Monday, October 28, 2013

Monday Meanderings - Madonna of the Red Thread

Today I started on a new piece of artwork for a friend online. It was quite by accident how this project came about. I saw a tweet from her to another great artist known as Dede, asking her if she could do a Virgin Mary for her.
Dede aka Inkwell is one of the most amazing collage artists out there who is beyond generosity itself when it comes to sharing techniques and current works in progress on her Ustream channel: Coffee and Art in the Morning.
I figured I was safe, after all Dede could handle this project probably in her sleep.
This moirning, La Musa poked me in the side with her sharp yellow pencil.
"Well?" she said.
"But she already has Dede working on one for her."
"So? Why can't another Virgin Mary show up in her post? Besides, yours will be unique and a wonderful surprise to her."
"And not only that", she continued, " but you have Marguerite's Birthday on November 1, you could effectively Madonna them both!"
"But, but but," I countered with, "Though I respect their beliefs, I am not Catholic nor Orthodox!"
She waved her hands dismissively, " You already are a Brighidine Flame Keeper for Brighid, who was known as the Foster Mother of Christ or Mary of the Gaels, so your argument is not valid. Get busy already!" (How is that La Musa sounds like a Jewish Mother at times?)
Darn, can't get away with anything around here!
It just so happens... (and isn't it always the Way?) that...
I have been reading a wonderful blog called Letters From The Red Thread Cafe" by Shiloh Sophia..  She has returned to the Orthodox church after many years of searching and her journey and videos are wonderful to view and muse upon. In one of her posts, she explained why her blog is dedicated to Our Lady Of The Red Thread  and published a photo of the Madonna with a drop spindle in her left hand, crimson wool wrapped around with a single skein looping from  it.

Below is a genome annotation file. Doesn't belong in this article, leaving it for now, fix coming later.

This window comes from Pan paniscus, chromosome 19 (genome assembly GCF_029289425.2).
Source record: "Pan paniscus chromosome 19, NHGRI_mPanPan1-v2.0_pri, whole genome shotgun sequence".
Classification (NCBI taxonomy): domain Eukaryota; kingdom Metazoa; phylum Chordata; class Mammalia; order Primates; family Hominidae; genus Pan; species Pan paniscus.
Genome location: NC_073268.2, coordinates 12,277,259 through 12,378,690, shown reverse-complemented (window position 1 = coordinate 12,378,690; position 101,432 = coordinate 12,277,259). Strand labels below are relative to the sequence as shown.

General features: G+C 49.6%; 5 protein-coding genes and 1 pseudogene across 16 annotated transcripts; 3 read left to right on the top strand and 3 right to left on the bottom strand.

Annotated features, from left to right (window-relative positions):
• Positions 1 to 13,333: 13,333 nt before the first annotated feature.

From her Blog:
"A Russian icon from the Novgorod School, dating to the first half of the twelfth century. It is now held by the Tretyakov Gallery in Moscow. The icon is commonly known by the name the “Ustyug Annunciation.”
One of the distinctive features of the Orthodox tradition of depicting the annunciation is that Mary is usually shown spinning, as opposed to the western European tradition which often depicts her as reading. In this icon, Mary is holding a drop spindle, spinning a crimson thread. Here is a close-up of Mary’s hand, holding the drop spindle."
The hidden Moon
still pulls me
even though her slender thread is no longer crimson
but silver..
I wonder -
Is she a weaver like Mary,
my silver thread wound round her drop spindle,
darting in and out of her loom,
the tapestry of my days, falling to her feet.?
(c) LTN 2013
Blessings to all those who follow,worship or respect Mary, in whatever Guise She May Be.

1 comment:

  1. I would love to see this when it's finished Jaen as my muse is pulling me into creating a similar shrine with the Madonna (or Virgin Mary) as my next project.